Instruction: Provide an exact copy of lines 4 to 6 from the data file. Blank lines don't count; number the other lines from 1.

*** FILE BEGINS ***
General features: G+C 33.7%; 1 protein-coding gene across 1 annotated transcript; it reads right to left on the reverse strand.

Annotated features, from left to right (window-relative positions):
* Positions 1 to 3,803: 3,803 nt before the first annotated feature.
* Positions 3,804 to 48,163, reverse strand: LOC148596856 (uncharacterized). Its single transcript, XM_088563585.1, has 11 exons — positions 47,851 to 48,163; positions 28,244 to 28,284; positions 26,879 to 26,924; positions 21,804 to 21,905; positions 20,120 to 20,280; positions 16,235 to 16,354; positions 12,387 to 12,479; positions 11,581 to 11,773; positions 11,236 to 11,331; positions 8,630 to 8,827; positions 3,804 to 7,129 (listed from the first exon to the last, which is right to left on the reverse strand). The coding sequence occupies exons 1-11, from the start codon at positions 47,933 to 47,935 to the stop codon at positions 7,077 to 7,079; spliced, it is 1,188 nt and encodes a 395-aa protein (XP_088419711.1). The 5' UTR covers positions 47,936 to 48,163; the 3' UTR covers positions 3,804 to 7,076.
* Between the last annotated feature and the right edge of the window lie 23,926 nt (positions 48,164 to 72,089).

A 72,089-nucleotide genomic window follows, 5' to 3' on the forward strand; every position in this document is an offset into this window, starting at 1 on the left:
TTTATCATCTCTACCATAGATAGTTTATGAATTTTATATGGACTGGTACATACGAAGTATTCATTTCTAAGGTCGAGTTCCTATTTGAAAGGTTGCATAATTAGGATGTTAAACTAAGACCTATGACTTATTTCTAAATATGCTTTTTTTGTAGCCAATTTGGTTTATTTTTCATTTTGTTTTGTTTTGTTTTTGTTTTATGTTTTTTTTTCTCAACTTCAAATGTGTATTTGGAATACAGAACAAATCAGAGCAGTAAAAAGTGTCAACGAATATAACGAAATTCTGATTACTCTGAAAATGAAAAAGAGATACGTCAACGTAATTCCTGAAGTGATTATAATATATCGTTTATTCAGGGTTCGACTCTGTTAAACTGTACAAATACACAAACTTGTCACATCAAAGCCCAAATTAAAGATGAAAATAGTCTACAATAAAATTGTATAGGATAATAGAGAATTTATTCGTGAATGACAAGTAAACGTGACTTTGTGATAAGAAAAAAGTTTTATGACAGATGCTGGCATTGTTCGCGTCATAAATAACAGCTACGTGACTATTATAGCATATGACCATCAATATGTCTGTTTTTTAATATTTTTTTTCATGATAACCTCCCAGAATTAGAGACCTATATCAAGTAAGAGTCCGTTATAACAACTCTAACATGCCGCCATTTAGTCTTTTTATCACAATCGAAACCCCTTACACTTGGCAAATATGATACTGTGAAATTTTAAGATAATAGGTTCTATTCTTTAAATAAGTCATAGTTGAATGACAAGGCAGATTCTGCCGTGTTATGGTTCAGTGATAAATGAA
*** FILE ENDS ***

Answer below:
* Positions 3,804 to 48,163, reverse strand: LOC148596856 (uncharacterized). Its single transcript, XM_088563585.1, has 11 exons — positions 47,851 to 48,163; positions 28,244 to 28,284; positions 26,879 to 26,924; positions 21,804 to 21,905; positions 20,120 to 20,280; positions 16,235 to 16,354; positions 12,387 to 12,479; positions 11,581 to 11,773; positions 11,236 to 11,331; positions 8,630 to 8,827; positions 3,804 to 7,129 (listed from the first exon to the last, which is right to left on the reverse strand). The coding sequence occupies exons 1-11, from the start codon at positions 47,933 to 47,935 to the stop codon at positions 7,077 to 7,079; spliced, it is 1,188 nt and encodes a 395-aa protein (XP_088419711.1). The 5' UTR covers positions 47,936 to 48,163; the 3' UTR covers positions 3,804 to 7,076.
* Between the last annotated feature and the right edge of the window lie 23,926 nt (positions 48,164 to 72,089).

A 72,089-nucleotide genomic window follows, 5' to 3' on the forward strand; every position in this document is an offset into this window, starting at 1 on the left: